Seattle Seahawks' D.K. Metcalf (14) catches a touchdown pass as Philadelphia Eagles' Avonte Maddox (29) trails during the second half of an NFL wild-card playoff football game, Sunday, Jan. 5, 2020, in Philadelphia. (AP Photo/Matt Rourke)
Seattle Seahawks' D.K. Metcalf (14) catches a touchdown pass as Philadelphia Eagles' Avonte Maddox (29) trails during the second half of an NFL wild-card playoff football game, Sunday, Jan. 5, 2020, in Philadelphia. (AP Photo/Matt Rourke) — Matt Rourke

Seattle at GREEN BAY

Of all the weekend’s games, the Sunday finale between the Seahawks and Packers at Lambeau Field is the toughest to call.

Both teams deserve to be here but have obvious flaws as well as explosive assets that can be the difference.

The Seahawks probably would be the choice had Chris Carson and Rashaad Penny not gone down for the season in the past few weeks. The Packers’ run defense – 23rd on the season and 24th in average gain per carry allowed – has been their Achilles’ heel all season, and one would think the Seahawks’ fourth-rated ground game could have been the difference.

But even though Pete Carroll said earlier in the week that we should expect to see more of “Beast Mode” on Sunday, still only three weeks on the field after a year and a half on the couch, Marshawn Lynch isn’t nearly the threat Carson and Penny are, and Robert Turbin and Travis Homer won’t scare the Packers either.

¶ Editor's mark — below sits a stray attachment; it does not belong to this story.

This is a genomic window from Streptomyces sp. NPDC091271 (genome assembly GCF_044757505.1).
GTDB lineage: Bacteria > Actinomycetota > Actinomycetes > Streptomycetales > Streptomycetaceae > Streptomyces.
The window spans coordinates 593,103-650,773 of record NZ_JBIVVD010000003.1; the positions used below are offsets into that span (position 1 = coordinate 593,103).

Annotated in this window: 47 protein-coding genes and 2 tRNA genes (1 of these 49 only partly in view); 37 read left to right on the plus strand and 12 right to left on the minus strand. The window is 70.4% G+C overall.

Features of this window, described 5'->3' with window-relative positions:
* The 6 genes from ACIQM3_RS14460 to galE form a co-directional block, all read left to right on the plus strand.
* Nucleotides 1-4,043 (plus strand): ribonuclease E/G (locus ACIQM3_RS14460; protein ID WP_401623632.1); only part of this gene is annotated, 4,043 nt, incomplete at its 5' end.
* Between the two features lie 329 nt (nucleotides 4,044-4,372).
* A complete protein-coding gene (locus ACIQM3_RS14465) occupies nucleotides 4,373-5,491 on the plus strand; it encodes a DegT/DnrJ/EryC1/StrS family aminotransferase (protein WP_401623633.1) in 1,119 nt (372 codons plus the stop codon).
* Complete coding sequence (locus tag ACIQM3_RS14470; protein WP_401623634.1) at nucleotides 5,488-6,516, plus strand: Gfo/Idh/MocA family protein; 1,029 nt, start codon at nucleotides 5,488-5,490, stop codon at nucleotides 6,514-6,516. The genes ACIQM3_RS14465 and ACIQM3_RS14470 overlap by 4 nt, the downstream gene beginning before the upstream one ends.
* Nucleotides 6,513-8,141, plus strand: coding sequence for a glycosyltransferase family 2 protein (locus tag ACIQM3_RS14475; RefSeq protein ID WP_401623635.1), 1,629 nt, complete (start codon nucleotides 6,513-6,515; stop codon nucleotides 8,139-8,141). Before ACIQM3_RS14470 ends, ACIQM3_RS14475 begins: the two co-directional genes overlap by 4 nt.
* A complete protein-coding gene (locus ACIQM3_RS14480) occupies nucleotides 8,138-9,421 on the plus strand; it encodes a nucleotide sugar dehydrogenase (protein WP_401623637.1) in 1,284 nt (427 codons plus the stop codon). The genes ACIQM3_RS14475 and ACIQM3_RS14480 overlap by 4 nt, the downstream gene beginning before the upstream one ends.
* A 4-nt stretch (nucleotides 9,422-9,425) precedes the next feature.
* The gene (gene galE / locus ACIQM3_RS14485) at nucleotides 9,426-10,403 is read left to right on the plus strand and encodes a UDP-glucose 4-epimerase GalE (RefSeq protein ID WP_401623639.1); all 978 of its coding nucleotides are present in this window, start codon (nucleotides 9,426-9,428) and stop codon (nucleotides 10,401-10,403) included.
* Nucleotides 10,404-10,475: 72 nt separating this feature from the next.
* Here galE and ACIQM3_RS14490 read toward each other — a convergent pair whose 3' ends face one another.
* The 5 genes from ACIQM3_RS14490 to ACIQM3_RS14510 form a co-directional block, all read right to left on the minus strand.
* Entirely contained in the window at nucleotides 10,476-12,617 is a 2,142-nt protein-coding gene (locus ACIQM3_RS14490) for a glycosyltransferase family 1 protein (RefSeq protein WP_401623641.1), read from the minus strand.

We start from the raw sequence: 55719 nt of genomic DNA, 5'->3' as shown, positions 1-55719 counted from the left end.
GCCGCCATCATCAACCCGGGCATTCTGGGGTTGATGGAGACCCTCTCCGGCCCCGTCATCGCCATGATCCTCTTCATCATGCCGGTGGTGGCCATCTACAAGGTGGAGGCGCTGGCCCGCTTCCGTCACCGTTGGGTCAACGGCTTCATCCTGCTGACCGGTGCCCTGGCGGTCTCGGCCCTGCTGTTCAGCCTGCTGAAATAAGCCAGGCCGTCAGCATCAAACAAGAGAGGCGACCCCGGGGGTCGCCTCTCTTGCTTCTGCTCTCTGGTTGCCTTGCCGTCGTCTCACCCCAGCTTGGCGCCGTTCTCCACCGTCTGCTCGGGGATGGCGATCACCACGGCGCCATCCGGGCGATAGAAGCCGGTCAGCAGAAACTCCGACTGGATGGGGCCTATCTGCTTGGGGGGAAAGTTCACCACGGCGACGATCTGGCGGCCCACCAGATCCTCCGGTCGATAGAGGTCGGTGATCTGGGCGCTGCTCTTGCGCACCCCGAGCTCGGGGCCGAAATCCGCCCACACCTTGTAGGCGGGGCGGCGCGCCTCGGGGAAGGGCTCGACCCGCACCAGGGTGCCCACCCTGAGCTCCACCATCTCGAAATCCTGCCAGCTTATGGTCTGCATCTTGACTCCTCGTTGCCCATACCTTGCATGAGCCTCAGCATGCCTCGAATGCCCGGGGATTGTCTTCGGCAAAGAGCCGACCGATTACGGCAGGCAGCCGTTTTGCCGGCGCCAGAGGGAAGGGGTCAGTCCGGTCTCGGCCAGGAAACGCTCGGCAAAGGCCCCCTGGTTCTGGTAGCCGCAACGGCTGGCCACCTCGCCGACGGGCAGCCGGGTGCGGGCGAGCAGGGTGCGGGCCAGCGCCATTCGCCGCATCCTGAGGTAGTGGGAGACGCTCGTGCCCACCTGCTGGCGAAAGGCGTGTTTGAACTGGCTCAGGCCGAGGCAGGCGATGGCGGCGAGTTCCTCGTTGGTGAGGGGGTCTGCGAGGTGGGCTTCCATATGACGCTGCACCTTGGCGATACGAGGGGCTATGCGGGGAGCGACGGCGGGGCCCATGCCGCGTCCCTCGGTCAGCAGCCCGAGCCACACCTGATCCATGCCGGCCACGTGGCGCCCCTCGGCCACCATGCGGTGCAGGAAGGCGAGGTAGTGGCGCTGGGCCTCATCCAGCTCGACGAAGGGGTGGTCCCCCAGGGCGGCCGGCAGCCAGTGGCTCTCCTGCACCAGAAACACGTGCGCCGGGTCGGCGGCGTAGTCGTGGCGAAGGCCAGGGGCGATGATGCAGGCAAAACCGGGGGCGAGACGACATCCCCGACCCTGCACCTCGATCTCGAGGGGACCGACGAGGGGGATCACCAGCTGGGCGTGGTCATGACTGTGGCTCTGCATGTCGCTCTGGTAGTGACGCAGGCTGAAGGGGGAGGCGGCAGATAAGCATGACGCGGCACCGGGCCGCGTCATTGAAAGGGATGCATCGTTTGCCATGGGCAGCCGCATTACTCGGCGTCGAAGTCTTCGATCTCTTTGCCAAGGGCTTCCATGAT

But Russell Wilson, Tyler Lockett and D.K. Metcalf will put a real fright into the green and gold defense –14th against the pass, 18th in average gain allowed.

The difference may very well be one of the best pairs of pass rushers in the league in the Smith Brothers, Preston and Za’Darius, versus a Seahawks front that is much improved over recent seasons but still not exactly seven blocks of granite.

The problem with that hypothesis, however, is sometimes harassing Wilson is the worst thing you can do, as few extend plays and improvise as well as he does.

Historically, the edge would belong to Aaron Rodgers and the Packers’ offense, but it doesn’t run through A-Rod anymore; it spins off Aaron Jones now, and as great a season as the young running back has enjoyed, there may not be a team better suited to neutralize him than the Seahawks with Bobby Wagner and K.J. Wright. Wagner is the top tackling machine in the league, and he and Wright are two of the best four-down linebackers in the game in coverage.

Rodgers may have to reemerge as the point man Sunday – a task we know he is better suited to than anyone else in the game today – and Davante Adams gives him a chance to wake up the echoes. But the lack of a second consistent target in the passing game other than Jones has limited Rodgers and the offense at times this season.

Rodgers, Jones, Adams and “The Smiths” for the Packers, and Wilson, Lockett, Metcalf, Wagner and Jadeveon Clowney for the Seahawks are all capable of taking over a game and dictating the outcome, and whichever one or two does probably will decide the winner.

We can expect each defense to make life difficult for Rodgers and Wilson, but the group that more often gets the opposing quarterback to the ground should win the game.